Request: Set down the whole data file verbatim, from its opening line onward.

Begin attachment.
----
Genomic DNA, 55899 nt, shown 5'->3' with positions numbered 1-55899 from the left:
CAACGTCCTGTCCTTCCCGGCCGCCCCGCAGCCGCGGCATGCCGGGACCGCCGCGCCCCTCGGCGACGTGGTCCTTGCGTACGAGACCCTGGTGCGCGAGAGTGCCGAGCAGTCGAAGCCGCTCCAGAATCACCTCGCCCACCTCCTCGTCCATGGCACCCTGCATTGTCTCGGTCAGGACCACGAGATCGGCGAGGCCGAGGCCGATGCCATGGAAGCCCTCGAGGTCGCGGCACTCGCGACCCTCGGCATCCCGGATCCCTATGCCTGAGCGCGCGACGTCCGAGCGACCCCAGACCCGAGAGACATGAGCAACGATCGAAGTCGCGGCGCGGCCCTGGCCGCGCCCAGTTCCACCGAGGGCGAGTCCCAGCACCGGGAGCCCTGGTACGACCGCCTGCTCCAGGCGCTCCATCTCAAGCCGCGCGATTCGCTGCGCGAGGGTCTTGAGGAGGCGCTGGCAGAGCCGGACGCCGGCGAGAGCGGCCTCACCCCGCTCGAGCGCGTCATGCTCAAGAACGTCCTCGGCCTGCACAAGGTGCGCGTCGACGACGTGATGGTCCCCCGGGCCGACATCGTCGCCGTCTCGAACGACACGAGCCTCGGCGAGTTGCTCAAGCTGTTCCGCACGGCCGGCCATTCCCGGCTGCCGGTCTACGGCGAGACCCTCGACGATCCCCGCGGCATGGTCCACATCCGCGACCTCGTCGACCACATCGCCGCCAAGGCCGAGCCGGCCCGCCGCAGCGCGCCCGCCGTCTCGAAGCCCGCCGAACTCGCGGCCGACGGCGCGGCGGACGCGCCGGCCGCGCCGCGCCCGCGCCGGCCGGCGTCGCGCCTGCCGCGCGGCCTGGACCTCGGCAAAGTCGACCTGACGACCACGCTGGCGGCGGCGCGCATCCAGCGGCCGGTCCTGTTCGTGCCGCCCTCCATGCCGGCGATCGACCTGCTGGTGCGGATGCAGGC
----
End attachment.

Genomic DNA, 55899 nt, shown 5'->3' with positions numbered 1-55899 from the left:
CAACGTCCTGTCCTTCCCGGCCGCCCCGCAGCCGCGGCATGCCGGGACCGCCGCGCCCCTCGGCGACGTGGTCCTTGCGTACGAGACCCTGGTGCGCGAGAGTGCCGAGCAGTCGAAGCCGCTCCAGAATCACCTCGCCCACCTCCTCGTCCATGGCACCCTGCATTGTCTCGGTCAGGACCACGAGATCGGCGAGGCCGAGGCCGATGCCATGGAAGCCCTCGAGGTCGCGGCACTCGCGACCCTCGGCATCCCGGATCCCTATGCCTGAGCGCGCGACGTCCGAGCGACCCCAGACCCGAGAGACATGAGCAACGATCGAAGTCGCGGCGCGGCCCTGGCCGCGCCCAGTTCCACCGAGGGCGAGTCCCAGCACCGGGAGCCCTGGTACGACCGCCTGCTCCAGGCGCTCCATCTCAAGCCGCGCGATTCGCTGCGCGAGGGTCTTGAGGAGGCGCTGGCAGAGCCGGACGCCGGCGAGAGCGGCCTCACCCCGCTCGAGCGCGTCATGCTCAAGAACGTCCTCGGCCTGCACAAGGTGCGCGTCGACGACGTGATGGTCCCCCGGGCCGACATCGTCGCCGTCTCGAACGACACGAGCCTCGGCGAGTTGCTCAAGCTGTTCCGCACGGCCGGCCATTCCCGGCTGCCGGTCTACGGCGAGACCCTCGACGATCCCCGCGGCATGGTCCACATCCGCGACCTCGTCGACCACATCGCCGCCAAGGCCGAGCCGGCCCGCCGCAGCGCGCCCGCCGTCTCGAAGCCCGCCGAACTCGCGGCCGACGGCGCGGCGGACGCGCCGGCCGCGCCGCGCCCGCGCCGGCCGGCGTCGCGCCTGCCGCGCGGCCTGGACCTCGGCAAAGTCGACCTGACGACCACGCTGGCGGCGGCGCGCATCCAGCGGCCGGTCCTGTTCGTGCCGCCCTCCATGCCGGCGATCGACCTGCTGGTGCGGATGCAGGC